Ironically, my cardiologist believes my heart failure was likely the result of radiation therapy I received for DCIS in my left breast eighteen years ago.  I was given “gold standard treatment,” as my oncologist described it, yet I didn’t feel like I was truly a cancer patient.  And I wasn’t, not really, because a short time later, DCIS was reclassified to “pre-cancerous,” so it was only after I collapsed  while walking my dog in December of 2008 and was diagnosed with heart failure, that I truly understood the words of Alice Hoffman, novelist, reflecting on her cancer experience:        

“Cancer need not be a person’s whole book, only a chapter. Still, novelists know that some chapters inform all others. These are the chapters of your life that wallop you and teach you and bring you to tears, that invite you to step to the other side of the curtain, the one that divides those of us who must face our destiny sooner rather than later.” (“Writers on Writing, “New York Times, August 2000).

Cancer treatments have gotten progressively more refined and better, and now with new advances in immunotherapy, there is even more reason to have hope for a cure.  Heart failure treatment continues to improve as well, although it isn’t about cure as much as it is in medication that can help to improve, for as long as possible, the heart’s functioning,  but the slope is still gradually downhill, and one’s “destiny” is never far from consciousness.

What strikes me now, as I continue to go to my cardiology appointments, have tests, receive new or increased medications and talk with my cardiologist (who is truly exceptional) is how solitary a journey having heart failure has felt like to me when I  consider the supportive care and community organized around  individuals living with cancer.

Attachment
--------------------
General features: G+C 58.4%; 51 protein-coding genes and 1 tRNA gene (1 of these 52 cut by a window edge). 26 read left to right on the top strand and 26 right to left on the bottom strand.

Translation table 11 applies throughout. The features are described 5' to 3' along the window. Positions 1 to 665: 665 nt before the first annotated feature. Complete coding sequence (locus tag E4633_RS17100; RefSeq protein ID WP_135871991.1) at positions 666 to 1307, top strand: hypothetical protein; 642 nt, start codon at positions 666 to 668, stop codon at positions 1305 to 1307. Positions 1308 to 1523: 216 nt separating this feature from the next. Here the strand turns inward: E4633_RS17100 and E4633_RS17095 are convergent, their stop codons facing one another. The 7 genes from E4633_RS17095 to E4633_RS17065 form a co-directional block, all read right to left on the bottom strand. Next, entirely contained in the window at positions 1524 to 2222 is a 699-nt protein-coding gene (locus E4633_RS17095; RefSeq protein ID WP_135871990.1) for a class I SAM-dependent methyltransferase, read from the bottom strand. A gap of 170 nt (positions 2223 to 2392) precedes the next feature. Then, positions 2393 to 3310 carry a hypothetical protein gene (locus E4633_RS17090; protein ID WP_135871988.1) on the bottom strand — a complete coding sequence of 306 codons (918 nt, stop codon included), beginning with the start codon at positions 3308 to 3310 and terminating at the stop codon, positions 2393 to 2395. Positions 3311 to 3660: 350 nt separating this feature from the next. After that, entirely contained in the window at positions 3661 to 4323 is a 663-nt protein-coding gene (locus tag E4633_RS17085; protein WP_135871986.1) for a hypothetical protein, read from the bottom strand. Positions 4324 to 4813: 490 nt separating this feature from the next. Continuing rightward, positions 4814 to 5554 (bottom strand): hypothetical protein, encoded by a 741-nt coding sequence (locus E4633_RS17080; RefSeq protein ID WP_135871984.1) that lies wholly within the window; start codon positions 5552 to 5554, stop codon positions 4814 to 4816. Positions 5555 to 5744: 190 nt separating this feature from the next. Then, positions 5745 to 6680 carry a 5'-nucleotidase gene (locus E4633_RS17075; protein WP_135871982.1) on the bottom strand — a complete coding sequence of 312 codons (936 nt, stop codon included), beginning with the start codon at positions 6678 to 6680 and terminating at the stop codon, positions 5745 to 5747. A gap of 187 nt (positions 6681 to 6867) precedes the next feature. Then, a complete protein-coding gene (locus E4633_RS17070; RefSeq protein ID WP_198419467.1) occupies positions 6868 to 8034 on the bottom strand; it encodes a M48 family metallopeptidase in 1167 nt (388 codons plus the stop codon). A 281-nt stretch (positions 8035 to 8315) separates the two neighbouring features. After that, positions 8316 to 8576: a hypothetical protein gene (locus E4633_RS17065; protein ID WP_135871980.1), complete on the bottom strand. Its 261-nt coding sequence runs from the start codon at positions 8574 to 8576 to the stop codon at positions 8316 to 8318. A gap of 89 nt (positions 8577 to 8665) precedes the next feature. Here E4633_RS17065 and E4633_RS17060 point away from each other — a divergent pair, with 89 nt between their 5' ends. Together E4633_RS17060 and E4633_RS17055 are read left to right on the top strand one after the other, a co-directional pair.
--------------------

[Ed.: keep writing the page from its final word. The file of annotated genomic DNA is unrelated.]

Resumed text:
Or have I been in denial?  Perhaps, to some extent, but for the seven plus years I was being treated for this condition in California, other than one “educational” workshop on heart failure, which failed to do much to enlighten me, I never encountered or was told about other programs supportive to heart failure patients.  While I read research studies on heart failure, I do it in small doses, because my sleep is woefully interrupted by the facts and statistics.  Yet I am gratified to be pulled into action concerning the condition I and so many others have, or as my cardiologist would call it, “engagement.”  In fact, at my very first appointment with her back in December of 2017, she asked, “Do you want to just be retired or do you want to be engaged?”

I was perfectly clear.  “Engaged,” I said. “I have no idea what just being retired would look like.”

“Well, we’re going to get you engaged,” she said emphatically.

And she did.  Four months later, I sat in a group meeting on Heart Failure Access in Canada, all the while wondering how on earth I could possibly contribute to the discussion in any meaningful way.  Yet perhaps now I’m realizing I can be helpful in offering a patient perspective as the committee works  to define an optimal model for Heart Failure Care in Canada.  And that has a lot to do with the past 18 or so years of facilitating expressive writing groups for men and women with cancer.  A vocation, I’ve said, that has always been dear to my heart…little did I realize how much.

Perhaps all that I have learned, cherished and experienced as part of the cancer community, and most of all, from the honesty and vulnerability of those who have come to write and share their stories and lives with me in the writing groups, will help be me a better patient and participant in this community of cardiologists, nurses and heart failure patients.

And perhaps I won’t feel, as I have in the past, as lonely in the journey of being a woman living with heart failure.

My outlook is it’s not how long you live, it’s what you put into your life.Simon Morgan, 58, ( dilated cardiomyopathy;  heart transplant patient, UK)

Writing suggestions:

  • Cancer or any serious illness can be a great teacher.  What have you learned from cancer or other major hardship?
  • In your cancer experience, think about the kinds of support and help you were given.  What was most helpful?  Describe it and explore why you found it as valuable as you did.
  • Think about transitions–the many times in your life you’ve experienced that “in-between” period during change from one part of your life to another.  What meaning does “transitions” imply for you?  Why?